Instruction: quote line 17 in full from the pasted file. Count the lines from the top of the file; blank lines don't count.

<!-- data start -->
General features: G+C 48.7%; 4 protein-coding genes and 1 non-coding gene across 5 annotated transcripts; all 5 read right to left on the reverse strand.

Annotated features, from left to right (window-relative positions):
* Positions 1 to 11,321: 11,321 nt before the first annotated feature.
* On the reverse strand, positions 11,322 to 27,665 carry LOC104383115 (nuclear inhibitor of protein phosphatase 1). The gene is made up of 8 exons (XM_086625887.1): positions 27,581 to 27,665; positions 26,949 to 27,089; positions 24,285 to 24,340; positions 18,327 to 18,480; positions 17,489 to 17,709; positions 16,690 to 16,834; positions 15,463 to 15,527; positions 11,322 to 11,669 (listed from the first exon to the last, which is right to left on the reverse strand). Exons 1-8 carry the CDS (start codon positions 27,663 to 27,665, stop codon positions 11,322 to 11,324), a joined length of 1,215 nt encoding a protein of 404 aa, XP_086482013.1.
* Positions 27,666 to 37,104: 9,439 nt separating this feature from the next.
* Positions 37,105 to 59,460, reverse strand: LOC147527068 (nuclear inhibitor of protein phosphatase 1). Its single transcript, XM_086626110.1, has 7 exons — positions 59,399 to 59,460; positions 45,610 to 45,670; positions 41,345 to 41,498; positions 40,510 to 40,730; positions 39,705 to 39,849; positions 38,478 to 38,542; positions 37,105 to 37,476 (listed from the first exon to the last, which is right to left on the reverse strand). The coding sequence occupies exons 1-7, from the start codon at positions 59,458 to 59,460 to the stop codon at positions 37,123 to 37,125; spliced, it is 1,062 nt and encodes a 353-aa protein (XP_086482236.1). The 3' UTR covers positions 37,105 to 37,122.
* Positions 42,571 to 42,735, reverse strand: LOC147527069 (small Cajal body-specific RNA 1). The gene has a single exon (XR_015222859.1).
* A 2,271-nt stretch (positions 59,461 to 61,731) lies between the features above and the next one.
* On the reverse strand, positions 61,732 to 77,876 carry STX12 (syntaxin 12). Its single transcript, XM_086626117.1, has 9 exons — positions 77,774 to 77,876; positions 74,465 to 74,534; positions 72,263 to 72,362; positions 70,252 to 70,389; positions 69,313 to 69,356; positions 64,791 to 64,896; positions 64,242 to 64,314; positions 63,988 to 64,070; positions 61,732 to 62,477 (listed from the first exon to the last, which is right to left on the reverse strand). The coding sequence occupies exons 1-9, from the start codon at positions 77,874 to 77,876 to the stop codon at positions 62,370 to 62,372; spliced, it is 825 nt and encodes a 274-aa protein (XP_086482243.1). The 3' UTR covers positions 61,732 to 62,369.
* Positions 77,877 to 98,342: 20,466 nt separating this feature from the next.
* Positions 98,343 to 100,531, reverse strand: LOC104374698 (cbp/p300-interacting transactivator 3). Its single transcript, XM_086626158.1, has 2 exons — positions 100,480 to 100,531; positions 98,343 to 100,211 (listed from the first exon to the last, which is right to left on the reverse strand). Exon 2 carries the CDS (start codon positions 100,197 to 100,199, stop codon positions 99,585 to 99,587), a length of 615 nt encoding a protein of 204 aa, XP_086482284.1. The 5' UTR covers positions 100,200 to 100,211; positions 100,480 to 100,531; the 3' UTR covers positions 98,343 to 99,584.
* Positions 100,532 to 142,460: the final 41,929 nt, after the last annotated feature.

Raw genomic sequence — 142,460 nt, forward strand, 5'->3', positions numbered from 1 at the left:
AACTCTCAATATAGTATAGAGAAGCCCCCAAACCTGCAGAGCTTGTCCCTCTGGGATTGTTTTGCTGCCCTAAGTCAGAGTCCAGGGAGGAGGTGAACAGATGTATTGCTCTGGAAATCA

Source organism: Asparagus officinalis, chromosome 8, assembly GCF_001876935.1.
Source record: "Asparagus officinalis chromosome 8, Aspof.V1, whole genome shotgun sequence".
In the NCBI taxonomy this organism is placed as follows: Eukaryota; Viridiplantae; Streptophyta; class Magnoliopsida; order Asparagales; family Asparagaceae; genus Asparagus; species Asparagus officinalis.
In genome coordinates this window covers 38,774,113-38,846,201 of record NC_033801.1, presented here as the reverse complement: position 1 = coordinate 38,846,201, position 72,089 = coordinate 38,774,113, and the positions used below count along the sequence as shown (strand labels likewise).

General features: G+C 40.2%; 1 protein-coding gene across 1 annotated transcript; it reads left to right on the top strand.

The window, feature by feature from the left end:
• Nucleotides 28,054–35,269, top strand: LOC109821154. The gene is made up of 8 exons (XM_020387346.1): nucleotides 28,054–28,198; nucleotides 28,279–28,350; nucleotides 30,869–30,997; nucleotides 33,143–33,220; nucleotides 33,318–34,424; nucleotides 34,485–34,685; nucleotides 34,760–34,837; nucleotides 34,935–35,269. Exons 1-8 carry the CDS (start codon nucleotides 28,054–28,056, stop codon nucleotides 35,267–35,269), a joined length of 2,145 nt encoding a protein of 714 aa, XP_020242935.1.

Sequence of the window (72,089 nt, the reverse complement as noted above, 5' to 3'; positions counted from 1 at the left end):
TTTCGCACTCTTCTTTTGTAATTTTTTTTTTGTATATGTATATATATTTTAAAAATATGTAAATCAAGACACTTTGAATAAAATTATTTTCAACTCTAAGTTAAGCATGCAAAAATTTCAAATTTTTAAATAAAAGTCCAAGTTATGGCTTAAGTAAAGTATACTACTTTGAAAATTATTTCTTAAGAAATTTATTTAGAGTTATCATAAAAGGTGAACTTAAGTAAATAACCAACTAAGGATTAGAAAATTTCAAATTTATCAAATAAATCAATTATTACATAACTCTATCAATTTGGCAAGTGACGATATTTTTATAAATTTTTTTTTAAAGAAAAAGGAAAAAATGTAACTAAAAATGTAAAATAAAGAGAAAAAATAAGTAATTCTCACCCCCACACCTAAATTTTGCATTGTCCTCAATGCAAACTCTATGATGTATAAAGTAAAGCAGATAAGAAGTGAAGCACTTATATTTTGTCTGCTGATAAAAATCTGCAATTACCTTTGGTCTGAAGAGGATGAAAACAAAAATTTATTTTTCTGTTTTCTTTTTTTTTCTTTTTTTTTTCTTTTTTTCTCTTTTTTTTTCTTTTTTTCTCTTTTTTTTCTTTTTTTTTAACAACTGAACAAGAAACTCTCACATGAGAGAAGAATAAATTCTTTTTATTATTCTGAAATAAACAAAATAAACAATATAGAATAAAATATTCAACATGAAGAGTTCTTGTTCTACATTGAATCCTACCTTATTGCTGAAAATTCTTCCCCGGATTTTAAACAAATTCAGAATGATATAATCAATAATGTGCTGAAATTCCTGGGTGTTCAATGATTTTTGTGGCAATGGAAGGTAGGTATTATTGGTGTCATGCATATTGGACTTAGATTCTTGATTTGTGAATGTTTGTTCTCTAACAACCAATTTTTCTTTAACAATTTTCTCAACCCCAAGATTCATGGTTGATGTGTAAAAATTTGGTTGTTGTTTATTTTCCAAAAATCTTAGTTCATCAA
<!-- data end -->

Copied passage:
In the NCBI taxonomy this organism is placed as follows: Eukaryota; Viridiplantae; Streptophyta; class Magnoliopsida; order Asparagales; family Asparagaceae; genus Asparagus; species Asparagus officinalis.